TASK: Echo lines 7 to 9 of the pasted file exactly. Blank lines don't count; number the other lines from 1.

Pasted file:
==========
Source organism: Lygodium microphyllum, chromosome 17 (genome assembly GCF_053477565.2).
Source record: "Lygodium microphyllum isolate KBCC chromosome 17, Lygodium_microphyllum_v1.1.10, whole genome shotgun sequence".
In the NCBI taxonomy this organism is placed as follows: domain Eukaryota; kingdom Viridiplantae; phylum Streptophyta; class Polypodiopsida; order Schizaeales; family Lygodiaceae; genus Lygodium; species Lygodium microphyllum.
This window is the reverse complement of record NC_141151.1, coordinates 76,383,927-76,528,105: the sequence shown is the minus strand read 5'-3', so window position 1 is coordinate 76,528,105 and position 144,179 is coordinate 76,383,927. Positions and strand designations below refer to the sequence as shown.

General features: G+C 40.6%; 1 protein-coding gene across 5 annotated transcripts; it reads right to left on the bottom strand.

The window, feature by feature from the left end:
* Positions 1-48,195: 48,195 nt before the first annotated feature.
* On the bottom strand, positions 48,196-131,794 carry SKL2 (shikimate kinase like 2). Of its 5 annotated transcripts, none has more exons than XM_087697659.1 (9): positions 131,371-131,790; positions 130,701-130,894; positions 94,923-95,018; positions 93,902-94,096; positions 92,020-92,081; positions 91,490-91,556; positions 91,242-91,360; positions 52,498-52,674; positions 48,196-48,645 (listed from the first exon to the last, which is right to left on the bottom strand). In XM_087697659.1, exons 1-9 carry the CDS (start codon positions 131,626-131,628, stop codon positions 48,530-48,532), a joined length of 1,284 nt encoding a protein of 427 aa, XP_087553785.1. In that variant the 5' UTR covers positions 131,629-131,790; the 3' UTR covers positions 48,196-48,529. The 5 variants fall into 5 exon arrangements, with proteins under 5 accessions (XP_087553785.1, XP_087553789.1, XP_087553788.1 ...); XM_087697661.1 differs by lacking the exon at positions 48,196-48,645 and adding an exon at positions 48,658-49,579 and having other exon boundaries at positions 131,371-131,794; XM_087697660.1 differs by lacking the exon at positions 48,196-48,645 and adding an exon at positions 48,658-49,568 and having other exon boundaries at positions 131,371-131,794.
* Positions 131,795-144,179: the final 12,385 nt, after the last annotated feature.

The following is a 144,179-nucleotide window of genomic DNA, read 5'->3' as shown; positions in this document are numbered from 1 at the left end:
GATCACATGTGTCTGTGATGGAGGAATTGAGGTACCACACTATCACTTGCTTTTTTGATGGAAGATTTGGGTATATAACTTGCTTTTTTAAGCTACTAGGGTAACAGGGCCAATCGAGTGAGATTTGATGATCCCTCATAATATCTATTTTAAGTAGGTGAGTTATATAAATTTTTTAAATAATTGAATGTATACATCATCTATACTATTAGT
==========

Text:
* Positions 1-48,195: 48,195 nt before the first annotated feature.
* On the bottom strand, positions 48,196-131,794 carry SKL2 (shikimate kinase like 2). Of its 5 annotated transcripts, none has more exons than XM_087697659.1 (9): positions 131,371-131,790; positions 130,701-130,894; positions 94,923-95,018; positions 93,902-94,096; positions 92,020-92,081; positions 91,490-91,556; positions 91,242-91,360; positions 52,498-52,674; positions 48,196-48,645 (listed from the first exon to the last, which is right to left on the bottom strand). In XM_087697659.1, exons 1-9 carry the CDS (start codon positions 131,626-131,628, stop codon positions 48,530-48,532), a joined length of 1,284 nt encoding a protein of 427 aa, XP_087553785.1. In that variant the 5' UTR covers positions 131,629-131,790; the 3' UTR covers positions 48,196-48,529. The 5 variants fall into 5 exon arrangements, with proteins under 5 accessions (XP_087553785.1, XP_087553789.1, XP_087553788.1 ...); XM_087697661.1 differs by lacking the exon at positions 48,196-48,645 and adding an exon at positions 48,658-49,579 and having other exon boundaries at positions 131,371-131,794; XM_087697660.1 differs by lacking the exon at positions 48,196-48,645 and adding an exon at positions 48,658-49,568 and having other exon boundaries at positions 131,371-131,794.
* Positions 131,795-144,179: the final 12,385 nt, after the last annotated feature.